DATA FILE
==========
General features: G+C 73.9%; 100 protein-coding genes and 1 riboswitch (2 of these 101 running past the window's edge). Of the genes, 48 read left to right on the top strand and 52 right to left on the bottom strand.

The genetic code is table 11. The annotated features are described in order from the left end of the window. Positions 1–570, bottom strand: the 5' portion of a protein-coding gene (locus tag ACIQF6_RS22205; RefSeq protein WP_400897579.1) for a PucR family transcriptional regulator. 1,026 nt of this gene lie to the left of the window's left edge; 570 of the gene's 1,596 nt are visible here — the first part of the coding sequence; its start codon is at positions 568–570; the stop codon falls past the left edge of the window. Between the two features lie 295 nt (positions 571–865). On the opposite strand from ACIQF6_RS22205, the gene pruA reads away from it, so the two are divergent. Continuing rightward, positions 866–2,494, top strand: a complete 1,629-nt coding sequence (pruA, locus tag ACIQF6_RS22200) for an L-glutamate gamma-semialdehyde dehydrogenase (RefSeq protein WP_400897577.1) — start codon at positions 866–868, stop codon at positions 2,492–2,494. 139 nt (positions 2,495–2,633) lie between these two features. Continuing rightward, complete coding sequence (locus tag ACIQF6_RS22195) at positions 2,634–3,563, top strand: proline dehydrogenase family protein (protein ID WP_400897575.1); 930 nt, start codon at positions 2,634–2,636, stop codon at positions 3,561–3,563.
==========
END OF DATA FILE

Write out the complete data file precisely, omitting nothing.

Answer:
General features: G+C 73.9%; 100 protein-coding genes and 1 riboswitch (2 of these 101 running past the window's edge). Of the genes, 48 read left to right on the top strand and 52 right to left on the bottom strand.

The genetic code is table 11. The annotated features are described in order from the left end of the window. Positions 1–570, bottom strand: the 5' portion of a protein-coding gene (locus tag ACIQF6_RS22205; RefSeq protein WP_400897579.1) for a PucR family transcriptional regulator. 1,026 nt of this gene lie to the left of the window's left edge; 570 of the gene's 1,596 nt are visible here — the first part of the coding sequence; its start codon is at positions 568–570; the stop codon falls past the left edge of the window. Between the two features lie 295 nt (positions 571–865). On the opposite strand from ACIQF6_RS22205, the gene pruA reads away from it, so the two are divergent. Continuing rightward, positions 866–2,494, top strand: a complete 1,629-nt coding sequence (pruA, locus tag ACIQF6_RS22200) for an L-glutamate gamma-semialdehyde dehydrogenase (RefSeq protein WP_400897577.1) — start codon at positions 866–868, stop codon at positions 2,492–2,494. 139 nt (positions 2,495–2,633) lie between these two features. Continuing rightward, complete coding sequence (locus tag ACIQF6_RS22195) at positions 2,634–3,563, top strand: proline dehydrogenase family protein (protein ID WP_400897575.1); 930 nt, start codon at positions 2,634–2,636, stop codon at positions 3,561–3,563.